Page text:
Structured data is, at this point, a core SEO tactic.

Not only does it remove a layer of ambiguity for search engines (they don’t have to infer what a piece of data is; you’re telling them outright), it’s also the engine that drives rich results, which are taking up an increasing amount of real estate in the SERPs.

The advent of voice-enabled search is making structured data an even more important part of the search marketer’s toolset. In much the same way that structured data enables search engines to extract and reproduce rich data in the SERP, that same entity extraction and reproduction is at the core of voice search results.

Unfortunately, implementing structured data via semantic markup can be time-consuming and frustrating. Until relatively recently, the only way to implement semantic markup was to do so inline, by adding HTML attributes from Schema.org to the existing HTML of a page.

To do so at scale, this historically required making changes to page themes or templates, which could be a big development ask depending on the site’s setup.

Plus, inline markup is by its very nature bound to the presentation layer: you couldn’t mark up pieces of data that weren’t on the page (with the exception of judicious meta tag use), and if two pieces of information weren’t close together on the page, it could be difficult, if not impossible, to link them together within a single itemScope tag.

Happily, the days of struggling to wrangle our data into easily-marked-up forms are behind us: it is now possible to add structured data in mere minutes using JSON-LD. This markup is now fully supported by Google and Bing; in fact, Google recommends adding structured data via JSON-LD instead of inline for Merchant Center accounts.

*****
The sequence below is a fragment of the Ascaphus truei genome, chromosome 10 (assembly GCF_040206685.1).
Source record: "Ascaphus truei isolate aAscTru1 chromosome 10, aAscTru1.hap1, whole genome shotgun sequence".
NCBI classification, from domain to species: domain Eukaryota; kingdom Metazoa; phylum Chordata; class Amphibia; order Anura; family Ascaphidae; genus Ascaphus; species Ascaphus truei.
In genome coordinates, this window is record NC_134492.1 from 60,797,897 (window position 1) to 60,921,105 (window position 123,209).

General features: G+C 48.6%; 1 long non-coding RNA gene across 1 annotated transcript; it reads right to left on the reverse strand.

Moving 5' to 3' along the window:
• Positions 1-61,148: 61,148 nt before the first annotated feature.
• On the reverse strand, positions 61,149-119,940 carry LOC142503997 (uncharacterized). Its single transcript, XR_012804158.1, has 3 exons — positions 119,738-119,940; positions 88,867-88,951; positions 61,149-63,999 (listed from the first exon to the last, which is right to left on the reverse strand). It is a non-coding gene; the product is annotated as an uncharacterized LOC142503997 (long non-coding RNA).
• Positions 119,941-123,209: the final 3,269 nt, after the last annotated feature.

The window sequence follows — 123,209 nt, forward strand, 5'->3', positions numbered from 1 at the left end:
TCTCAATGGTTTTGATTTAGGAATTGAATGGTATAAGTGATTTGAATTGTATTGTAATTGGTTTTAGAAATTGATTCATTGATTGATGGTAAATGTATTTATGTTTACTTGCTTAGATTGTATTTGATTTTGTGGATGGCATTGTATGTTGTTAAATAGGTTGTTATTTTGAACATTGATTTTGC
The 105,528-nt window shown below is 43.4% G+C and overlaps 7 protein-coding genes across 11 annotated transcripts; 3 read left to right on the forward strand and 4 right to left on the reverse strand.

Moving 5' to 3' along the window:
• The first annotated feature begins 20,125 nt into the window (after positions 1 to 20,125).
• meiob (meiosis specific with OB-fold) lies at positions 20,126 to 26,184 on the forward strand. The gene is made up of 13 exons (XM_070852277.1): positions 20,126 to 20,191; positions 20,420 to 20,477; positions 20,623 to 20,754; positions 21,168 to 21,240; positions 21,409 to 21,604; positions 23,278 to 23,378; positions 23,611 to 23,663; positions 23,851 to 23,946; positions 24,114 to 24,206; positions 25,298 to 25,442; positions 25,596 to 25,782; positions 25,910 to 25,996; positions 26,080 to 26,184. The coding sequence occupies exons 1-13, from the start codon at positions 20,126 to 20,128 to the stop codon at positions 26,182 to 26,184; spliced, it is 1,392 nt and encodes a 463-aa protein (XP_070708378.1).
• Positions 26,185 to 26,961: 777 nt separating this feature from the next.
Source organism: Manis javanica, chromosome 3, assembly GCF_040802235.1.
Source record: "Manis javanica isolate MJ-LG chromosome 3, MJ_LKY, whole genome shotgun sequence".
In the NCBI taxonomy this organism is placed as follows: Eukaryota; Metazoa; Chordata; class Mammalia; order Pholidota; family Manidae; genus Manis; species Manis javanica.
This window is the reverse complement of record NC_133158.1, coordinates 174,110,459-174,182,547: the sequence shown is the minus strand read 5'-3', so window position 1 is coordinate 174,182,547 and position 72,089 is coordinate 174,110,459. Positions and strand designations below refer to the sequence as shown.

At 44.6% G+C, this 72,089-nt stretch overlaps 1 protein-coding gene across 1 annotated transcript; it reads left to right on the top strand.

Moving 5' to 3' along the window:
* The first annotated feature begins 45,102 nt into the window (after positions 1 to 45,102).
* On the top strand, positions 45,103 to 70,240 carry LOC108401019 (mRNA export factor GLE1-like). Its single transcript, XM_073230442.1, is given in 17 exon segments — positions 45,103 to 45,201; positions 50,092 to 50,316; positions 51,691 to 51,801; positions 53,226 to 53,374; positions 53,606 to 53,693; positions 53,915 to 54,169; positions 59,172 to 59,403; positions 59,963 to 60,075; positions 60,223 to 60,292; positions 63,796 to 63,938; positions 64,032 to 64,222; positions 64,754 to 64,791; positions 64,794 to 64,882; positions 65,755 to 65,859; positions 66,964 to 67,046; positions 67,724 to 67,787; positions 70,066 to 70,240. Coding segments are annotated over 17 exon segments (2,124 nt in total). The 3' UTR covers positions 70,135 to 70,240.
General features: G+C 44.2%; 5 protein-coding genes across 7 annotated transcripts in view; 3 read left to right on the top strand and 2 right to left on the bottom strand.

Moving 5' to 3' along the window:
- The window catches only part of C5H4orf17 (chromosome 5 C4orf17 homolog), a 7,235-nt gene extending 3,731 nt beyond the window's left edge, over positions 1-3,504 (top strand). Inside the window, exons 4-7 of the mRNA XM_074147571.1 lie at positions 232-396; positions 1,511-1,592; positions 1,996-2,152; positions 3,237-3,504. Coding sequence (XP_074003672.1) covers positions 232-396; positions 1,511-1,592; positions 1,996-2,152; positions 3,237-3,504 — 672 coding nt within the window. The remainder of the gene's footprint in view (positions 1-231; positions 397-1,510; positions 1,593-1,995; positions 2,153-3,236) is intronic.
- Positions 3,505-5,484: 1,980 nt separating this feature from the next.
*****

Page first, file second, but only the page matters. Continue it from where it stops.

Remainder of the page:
In the interest of clear and effective illustration, we’ll be using a fairly simple use-case in this first “Static JSON-LD section”. We’ll get more advanced once we arrive at “Dynamic JSON-LD”.

Know that even the more advanced example is just the tip of the iceberg; almost nothing is off limits when it comes to the level of complexity that Google Tag Manager-injected structured data can support.

Static JSON-LD

Static JSON-LD can be added to the <head> of the relevant page, or inserted using a plugin, but the easiest (and most flexible) way to implement it, in my opinion, is through Google Tag Manager (GTM).

Step one: Write the JSON-LD

If you’re unfamiliar with JSON-LD, you may want to do some reading or take a quick tutorial to familiarize yourself with the basic concepts. Google’s Introduction to Structured Data is a good place to start. Depending on the schema type you’re using, schema.org may also have examples of JSON-LD markup for that item type.

Example JSON-LD for the Event item type on schema.org

After the initial script tag, which tells the browser “this is a JSON-LD script”, you can see the hierarchy of our script:

  • “@context” specifies what semantic vocabulary (this of it as a shared dictionary for machines) we’re linking our data to – in this case, to the schema.org vocabulary.
  • “@type” is the specific schema, or entity type, within schema.org that we’re referencing. It’s the equivalent of “itemtype” in inline markup.
  • From there, we can directly reference specific properties within the schema by name. This is the equivalent of “itemprop” in inline markup.

Note that when we’re referencing sub-types such as Place, we need to call that @type separately, and put that sub-type in its own set of brackets to indicate which nested properties belong to said sub-type.

Don’t forget to put a comma after each property except the last one before an end bracket, or your code won’t parse properly (and it’s annoying to hunt through your code to find the missing comma)!